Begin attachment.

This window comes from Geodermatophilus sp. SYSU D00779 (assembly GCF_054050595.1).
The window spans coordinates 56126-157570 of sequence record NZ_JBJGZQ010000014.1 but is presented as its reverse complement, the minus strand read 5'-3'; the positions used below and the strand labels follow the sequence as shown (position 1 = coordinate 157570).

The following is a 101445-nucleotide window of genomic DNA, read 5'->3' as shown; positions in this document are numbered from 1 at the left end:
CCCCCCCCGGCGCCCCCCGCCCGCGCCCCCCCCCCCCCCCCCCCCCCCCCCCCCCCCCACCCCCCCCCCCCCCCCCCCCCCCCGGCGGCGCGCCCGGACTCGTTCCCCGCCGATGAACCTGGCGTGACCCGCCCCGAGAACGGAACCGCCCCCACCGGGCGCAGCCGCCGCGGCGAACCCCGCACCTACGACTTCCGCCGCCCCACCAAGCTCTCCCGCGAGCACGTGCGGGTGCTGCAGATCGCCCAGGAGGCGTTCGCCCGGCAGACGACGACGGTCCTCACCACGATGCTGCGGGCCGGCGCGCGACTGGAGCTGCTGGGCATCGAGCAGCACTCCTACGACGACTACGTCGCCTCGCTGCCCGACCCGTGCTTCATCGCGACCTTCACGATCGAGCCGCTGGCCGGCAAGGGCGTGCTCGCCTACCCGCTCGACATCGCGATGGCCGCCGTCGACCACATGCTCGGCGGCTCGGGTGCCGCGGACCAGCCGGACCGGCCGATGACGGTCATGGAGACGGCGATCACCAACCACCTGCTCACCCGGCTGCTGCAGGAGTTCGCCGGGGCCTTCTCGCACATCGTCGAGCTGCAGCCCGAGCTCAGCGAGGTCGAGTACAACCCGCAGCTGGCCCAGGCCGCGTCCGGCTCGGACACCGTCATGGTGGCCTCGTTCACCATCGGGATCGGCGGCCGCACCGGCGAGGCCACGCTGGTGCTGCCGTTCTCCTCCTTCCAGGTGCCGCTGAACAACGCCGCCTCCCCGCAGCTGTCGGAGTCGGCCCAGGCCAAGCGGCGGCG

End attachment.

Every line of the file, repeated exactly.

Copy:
This window comes from Geodermatophilus sp. SYSU D00779 (assembly GCF_054050595.1).
The window spans coordinates 56126-157570 of sequence record NZ_JBJGZQ010000014.1 but is presented as its reverse complement, the minus strand read 5'-3'; the positions used below and the strand labels follow the sequence as shown (position 1 = coordinate 157570).

The following is a 101445-nucleotide window of genomic DNA, read 5'->3' as shown; positions in this document are numbered from 1 at the left end:
CCCCCCCCGGCGCCCCCCGCCCGCGCCCCCCCCCCCCCCCCCCCCCCCCCCCCCCCCCACCCCCCCCCCCCCCCCCCCCCCCCGGCGGCGCGCCCGGACTCGTTCCCCGCCGATGAACCTGGCGTGACCCGCCCCGAGAACGGAACCGCCCCCACCGGGCGCAGCCGCCGCGGCGAACCCCGCACCTACGACTTCCGCCGCCCCACCAAGCTCTCCCGCGAGCACGTGCGGGTGCTGCAGATCGCCCAGGAGGCGTTCGCCCGGCAGACGACGACGGTCCTCACCACGATGCTGCGGGCCGGCGCGCGACTGGAGCTGCTGGGCATCGAGCAGCACTCCTACGACGACTACGTCGCCTCGCTGCCCGACCCGTGCTTCATCGCGACCTTCACGATCGAGCCGCTGGCCGGCAAGGGCGTGCTCGCCTACCCGCTCGACATCGCGATGGCCGCCGTCGACCACATGCTCGGCGGCTCGGGTGCCGCGGACCAGCCGGACCGGCCGATGACGGTCATGGAGACGGCGATCACCAACCACCTGCTCACCCGGCTGCTGCAGGAGTTCGCCGGGGCCTTCTCGCACATCGTCGAGCTGCAGCCCGAGCTCAGCGAGGTCGAGTACAACCCGCAGCTGGCCCAGGCCGCGTCCGGCTCGGACACCGTCATGGTGGCCTCGTTCACCATCGGGATCGGCGGCCGCACCGGCGAGGCCACGCTGGTGCTGCCGTTCTCCTCCTTCCAGGTGCCGCTGAACAACGCCGCCTCCCCGCAGCTGTCGGAGTCGGCCCAGGCCAAGCGGCGGCG